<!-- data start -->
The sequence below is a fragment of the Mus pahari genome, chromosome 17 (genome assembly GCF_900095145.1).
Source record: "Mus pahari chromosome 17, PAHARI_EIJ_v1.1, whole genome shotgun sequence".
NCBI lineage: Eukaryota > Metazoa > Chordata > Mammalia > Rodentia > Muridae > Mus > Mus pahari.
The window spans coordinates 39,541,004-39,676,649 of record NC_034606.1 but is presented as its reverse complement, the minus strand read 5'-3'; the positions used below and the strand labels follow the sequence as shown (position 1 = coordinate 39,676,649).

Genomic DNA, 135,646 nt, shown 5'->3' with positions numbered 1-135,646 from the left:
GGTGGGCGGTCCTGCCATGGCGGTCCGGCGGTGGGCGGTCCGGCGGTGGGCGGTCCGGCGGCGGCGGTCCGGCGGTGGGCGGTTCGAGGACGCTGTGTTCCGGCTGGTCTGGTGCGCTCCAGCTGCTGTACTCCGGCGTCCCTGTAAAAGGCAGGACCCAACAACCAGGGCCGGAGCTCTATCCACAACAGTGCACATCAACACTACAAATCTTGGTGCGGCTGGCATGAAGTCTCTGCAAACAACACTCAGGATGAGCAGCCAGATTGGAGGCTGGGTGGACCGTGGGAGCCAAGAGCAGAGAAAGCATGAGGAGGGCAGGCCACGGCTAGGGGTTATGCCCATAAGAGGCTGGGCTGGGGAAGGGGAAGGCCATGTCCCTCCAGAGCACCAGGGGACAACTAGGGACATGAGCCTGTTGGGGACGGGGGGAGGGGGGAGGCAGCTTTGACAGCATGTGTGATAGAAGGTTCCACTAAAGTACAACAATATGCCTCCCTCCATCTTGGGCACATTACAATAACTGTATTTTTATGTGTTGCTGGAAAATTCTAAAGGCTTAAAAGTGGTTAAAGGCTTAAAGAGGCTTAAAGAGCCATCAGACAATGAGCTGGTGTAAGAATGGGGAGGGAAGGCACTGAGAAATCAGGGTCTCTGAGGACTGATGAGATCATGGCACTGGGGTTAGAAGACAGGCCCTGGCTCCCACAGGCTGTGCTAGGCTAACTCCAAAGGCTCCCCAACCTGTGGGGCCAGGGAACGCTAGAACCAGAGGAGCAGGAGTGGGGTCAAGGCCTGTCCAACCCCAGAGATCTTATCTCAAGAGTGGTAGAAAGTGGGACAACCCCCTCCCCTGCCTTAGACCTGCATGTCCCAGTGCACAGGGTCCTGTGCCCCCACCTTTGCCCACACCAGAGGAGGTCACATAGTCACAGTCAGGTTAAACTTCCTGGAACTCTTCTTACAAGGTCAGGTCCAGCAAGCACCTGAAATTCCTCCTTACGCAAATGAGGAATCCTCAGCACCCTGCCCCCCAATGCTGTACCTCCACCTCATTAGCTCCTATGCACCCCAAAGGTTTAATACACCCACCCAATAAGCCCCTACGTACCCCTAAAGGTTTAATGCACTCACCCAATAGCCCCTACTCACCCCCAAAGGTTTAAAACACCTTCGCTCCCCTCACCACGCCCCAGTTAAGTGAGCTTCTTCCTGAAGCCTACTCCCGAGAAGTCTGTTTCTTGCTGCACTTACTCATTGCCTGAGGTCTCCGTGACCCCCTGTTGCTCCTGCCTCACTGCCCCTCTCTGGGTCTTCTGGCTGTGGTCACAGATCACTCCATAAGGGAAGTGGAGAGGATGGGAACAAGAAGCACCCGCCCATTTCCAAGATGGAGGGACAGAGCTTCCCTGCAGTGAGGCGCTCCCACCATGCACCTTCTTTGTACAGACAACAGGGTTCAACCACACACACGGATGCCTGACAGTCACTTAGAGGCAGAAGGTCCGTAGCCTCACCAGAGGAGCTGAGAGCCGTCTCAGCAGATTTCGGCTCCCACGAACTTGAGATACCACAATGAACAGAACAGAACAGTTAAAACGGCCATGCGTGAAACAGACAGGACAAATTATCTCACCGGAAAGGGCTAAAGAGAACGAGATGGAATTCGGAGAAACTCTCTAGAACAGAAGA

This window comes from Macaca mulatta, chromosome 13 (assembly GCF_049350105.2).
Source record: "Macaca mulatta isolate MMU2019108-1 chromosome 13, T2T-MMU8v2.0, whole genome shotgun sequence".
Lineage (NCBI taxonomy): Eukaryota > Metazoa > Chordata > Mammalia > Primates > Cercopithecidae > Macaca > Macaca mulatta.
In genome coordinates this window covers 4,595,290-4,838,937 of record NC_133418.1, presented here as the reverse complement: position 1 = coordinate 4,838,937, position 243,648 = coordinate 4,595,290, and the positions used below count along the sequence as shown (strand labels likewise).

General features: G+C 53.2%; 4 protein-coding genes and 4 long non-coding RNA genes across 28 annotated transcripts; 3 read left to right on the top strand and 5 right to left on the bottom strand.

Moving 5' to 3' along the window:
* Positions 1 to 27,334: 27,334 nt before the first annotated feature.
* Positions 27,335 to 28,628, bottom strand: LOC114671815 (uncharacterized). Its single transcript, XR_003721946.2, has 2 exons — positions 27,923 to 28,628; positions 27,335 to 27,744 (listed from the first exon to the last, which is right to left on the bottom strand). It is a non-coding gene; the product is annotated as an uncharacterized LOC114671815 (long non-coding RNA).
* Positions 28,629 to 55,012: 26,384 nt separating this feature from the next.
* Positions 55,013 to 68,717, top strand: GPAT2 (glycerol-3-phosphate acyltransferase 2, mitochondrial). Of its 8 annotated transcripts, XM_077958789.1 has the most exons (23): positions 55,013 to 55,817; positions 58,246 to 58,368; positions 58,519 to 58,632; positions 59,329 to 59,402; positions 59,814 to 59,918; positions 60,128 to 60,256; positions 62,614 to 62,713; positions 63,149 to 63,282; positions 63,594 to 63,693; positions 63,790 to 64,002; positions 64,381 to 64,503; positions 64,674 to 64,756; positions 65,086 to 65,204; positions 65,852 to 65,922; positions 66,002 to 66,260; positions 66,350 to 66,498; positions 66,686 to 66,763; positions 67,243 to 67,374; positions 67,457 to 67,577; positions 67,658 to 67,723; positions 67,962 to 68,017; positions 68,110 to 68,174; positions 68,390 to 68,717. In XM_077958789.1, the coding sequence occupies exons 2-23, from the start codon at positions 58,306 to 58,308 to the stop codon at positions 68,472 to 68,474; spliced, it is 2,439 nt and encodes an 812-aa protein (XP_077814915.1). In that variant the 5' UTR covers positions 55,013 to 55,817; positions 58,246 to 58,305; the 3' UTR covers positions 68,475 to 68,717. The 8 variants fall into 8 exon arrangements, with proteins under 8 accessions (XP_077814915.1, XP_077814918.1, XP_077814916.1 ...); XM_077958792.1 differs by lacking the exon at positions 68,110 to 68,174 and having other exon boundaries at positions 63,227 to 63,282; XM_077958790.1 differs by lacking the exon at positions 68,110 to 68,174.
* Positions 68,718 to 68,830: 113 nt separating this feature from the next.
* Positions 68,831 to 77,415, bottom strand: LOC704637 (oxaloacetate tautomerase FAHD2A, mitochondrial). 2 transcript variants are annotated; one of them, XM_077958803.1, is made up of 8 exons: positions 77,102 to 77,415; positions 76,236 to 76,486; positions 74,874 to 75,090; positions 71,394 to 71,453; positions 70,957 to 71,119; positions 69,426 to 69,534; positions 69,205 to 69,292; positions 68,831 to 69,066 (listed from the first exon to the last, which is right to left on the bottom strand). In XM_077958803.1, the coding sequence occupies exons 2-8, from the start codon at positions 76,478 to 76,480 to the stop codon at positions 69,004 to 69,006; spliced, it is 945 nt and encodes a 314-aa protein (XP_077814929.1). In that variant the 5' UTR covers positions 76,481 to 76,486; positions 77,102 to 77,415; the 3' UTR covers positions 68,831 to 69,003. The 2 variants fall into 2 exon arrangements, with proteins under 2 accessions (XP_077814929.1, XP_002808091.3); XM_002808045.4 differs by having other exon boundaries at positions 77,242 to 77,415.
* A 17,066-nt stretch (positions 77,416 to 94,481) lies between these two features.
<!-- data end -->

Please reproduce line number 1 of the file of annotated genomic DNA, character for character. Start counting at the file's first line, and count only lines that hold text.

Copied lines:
The sequence below is a fragment of the Mus pahari genome, chromosome 17 (genome assembly GCF_900095145.1).